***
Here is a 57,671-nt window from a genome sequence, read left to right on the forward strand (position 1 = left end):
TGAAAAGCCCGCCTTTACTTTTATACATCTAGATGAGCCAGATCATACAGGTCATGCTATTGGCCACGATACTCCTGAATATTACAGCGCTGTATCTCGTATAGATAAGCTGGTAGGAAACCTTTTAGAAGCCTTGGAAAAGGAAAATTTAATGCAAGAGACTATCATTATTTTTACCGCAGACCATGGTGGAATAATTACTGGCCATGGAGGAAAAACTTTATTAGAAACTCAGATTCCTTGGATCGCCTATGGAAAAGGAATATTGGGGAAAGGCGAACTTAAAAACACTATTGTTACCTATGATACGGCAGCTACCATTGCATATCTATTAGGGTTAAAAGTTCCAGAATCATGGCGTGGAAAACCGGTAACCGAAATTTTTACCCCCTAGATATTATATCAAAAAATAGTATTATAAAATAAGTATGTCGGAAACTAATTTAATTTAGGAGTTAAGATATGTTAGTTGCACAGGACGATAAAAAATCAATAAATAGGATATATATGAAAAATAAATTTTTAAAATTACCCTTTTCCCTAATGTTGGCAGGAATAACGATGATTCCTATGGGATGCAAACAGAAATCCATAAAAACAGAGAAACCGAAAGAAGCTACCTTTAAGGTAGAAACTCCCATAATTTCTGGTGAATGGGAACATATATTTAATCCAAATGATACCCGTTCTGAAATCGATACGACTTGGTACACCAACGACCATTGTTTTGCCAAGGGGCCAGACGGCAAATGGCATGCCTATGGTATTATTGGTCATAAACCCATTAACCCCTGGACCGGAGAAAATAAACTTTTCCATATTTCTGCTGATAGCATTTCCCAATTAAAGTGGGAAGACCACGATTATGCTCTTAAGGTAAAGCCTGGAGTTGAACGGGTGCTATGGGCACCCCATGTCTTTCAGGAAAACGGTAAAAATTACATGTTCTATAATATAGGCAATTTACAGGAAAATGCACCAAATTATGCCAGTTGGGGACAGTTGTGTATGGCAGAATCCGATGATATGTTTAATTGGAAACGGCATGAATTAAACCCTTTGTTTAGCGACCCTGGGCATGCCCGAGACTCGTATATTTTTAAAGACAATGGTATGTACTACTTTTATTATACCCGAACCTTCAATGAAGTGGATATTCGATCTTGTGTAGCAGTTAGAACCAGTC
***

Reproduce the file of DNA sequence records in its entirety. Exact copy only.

Here is a 57,671-nt window from a genome sequence, read left to right on the forward strand (position 1 = left end):
TGAAAAGCCCGCCTTTACTTTTATACATCTAGATGAGCCAGATCATACAGGTCATGCTATTGGCCACGATACTCCTGAATATTACAGCGCTGTATCTCGTATAGATAAGCTGGTAGGAAACCTTTTAGAAGCCTTGGAAAAGGAAAATTTAATGCAAGAGACTATCATTATTTTTACCGCAGACCATGGTGGAATAATTACTGGCCATGGAGGAAAAACTTTATTAGAAACTCAGATTCCTTGGATCGCCTATGGAAAAGGAATATTGGGGAAAGGCGAACTTAAAAACACTATTGTTACCTATGATACGGCAGCTACCATTGCATATCTATTAGGGTTAAAAGTTCCAGAATCATGGCGTGGAAAACCGGTAACCGAAATTTTTACCCCCTAGATATTATATCAAAAAATAGTATTATAAAATAAGTATGTCGGAAACTAATTTAATTTAGGAGTTAAGATATGTTAGTTGCACAGGACGATAAAAAATCAATAAATAGGATATATATGAAAAATAAATTTTTAAAATTACCCTTTTCCCTAATGTTGGCAGGAATAACGATGATTCCTATGGGATGCAAACAGAAATCCATAAAAACAGAGAAACCGAAAGAAGCTACCTTTAAGGTAGAAACTCCCATAATTTCTGGTGAATGGGAACATATATTTAATCCAAATGATACCCGTTCTGAAATCGATACGACTTGGTACACCAACGACCATTGTTTTGCCAAGGGGCCAGACGGCAAATGGCATGCCTATGGTATTATTGGTCATAAACCCATTAACCCCTGGACCGGAGAAAATAAACTTTTCCATATTTCTGCTGATAGCATTTCCCAATTAAAGTGGGAAGACCACGATTATGCTCTTAAGGTAAAGCCTGGAGTTGAACGGGTGCTATGGGCACCCCATGTCTTTCAGGAAAACGGTAAAAATTACATGTTCTATAATATAGGCAATTTACAGGAAAATGCACCAAATTATGCCAGTTGGGGACAGTTGTGTATGGCAGAATCCGATGATATGTTTAATTGGAAACGGCATGAATTAAACCCTTTGTTTAGCGACCCTGGGCATGCCCGAGACTCGTATATTTTTAAAGACAATGGTATGTACTACTTTTATTATACCCGAACCTTCAATGAAGTGGATATTCGATCTTGTGTAGCAGTTAGAACCAGTC